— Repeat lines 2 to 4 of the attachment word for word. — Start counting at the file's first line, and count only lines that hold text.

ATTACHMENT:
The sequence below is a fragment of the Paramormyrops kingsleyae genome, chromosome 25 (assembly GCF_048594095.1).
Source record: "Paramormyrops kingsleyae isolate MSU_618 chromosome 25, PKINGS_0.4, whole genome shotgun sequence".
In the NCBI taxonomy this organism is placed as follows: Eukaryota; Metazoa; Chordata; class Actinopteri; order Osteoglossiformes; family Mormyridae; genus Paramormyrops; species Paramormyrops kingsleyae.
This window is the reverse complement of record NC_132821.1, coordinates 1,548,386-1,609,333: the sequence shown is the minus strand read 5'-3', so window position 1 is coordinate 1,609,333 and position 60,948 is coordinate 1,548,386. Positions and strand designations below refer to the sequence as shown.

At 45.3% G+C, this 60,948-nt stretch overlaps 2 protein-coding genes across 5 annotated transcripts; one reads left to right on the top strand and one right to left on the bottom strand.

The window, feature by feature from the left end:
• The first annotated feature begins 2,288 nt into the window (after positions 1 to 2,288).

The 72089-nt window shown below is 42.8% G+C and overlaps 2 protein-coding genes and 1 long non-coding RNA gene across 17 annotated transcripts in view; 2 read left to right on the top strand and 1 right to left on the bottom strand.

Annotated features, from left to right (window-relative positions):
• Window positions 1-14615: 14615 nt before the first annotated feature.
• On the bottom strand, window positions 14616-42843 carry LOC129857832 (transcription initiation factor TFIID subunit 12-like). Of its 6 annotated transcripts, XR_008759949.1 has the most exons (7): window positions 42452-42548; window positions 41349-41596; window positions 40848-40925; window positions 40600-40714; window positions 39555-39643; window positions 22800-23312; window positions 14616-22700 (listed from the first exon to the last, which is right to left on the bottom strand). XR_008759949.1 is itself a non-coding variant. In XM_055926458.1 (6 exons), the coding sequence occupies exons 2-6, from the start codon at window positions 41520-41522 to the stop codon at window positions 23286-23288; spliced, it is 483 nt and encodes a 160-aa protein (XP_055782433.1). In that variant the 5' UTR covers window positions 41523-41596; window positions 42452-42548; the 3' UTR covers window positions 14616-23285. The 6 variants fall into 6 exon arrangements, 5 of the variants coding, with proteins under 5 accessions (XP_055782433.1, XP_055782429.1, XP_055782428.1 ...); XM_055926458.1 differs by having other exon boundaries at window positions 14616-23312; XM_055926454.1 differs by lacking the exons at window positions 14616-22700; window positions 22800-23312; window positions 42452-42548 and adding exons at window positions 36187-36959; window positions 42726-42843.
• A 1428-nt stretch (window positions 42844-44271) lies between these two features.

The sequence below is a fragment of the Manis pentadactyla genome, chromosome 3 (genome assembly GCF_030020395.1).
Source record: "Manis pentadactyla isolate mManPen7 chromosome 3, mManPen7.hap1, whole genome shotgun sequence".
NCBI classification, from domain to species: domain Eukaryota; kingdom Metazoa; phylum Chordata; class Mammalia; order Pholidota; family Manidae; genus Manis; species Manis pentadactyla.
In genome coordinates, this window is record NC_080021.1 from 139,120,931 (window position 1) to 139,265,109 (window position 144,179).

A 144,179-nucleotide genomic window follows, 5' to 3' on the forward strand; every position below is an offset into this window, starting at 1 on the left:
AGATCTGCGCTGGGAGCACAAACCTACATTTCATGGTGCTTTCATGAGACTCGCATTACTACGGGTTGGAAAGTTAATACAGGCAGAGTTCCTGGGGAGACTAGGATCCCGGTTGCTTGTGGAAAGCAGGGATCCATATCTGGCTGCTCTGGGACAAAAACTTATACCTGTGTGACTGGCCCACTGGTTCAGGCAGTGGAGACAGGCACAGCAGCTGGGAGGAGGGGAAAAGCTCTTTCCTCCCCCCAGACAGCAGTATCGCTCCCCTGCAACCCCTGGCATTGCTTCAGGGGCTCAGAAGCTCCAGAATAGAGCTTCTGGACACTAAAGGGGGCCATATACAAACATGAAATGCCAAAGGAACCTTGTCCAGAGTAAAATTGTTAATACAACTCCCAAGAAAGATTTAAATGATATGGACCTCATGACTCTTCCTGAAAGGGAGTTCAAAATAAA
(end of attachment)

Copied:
Source record: "Paramormyrops kingsleyae isolate MSU_618 chromosome 25, PKINGS_0.4, whole genome shotgun sequence".
In the NCBI taxonomy this organism is placed as follows: Eukaryota; Metazoa; Chordata; class Actinopteri; order Osteoglossiformes; family Mormyridae; genus Paramormyrops; species Paramormyrops kingsleyae.
This window is the reverse complement of record NC_132821.1, coordinates 1,548,386-1,609,333: the sequence shown is the minus strand read 5'-3', so window position 1 is coordinate 1,609,333 and position 60,948 is coordinate 1,548,386. Positions and strand designations below refer to the sequence as shown.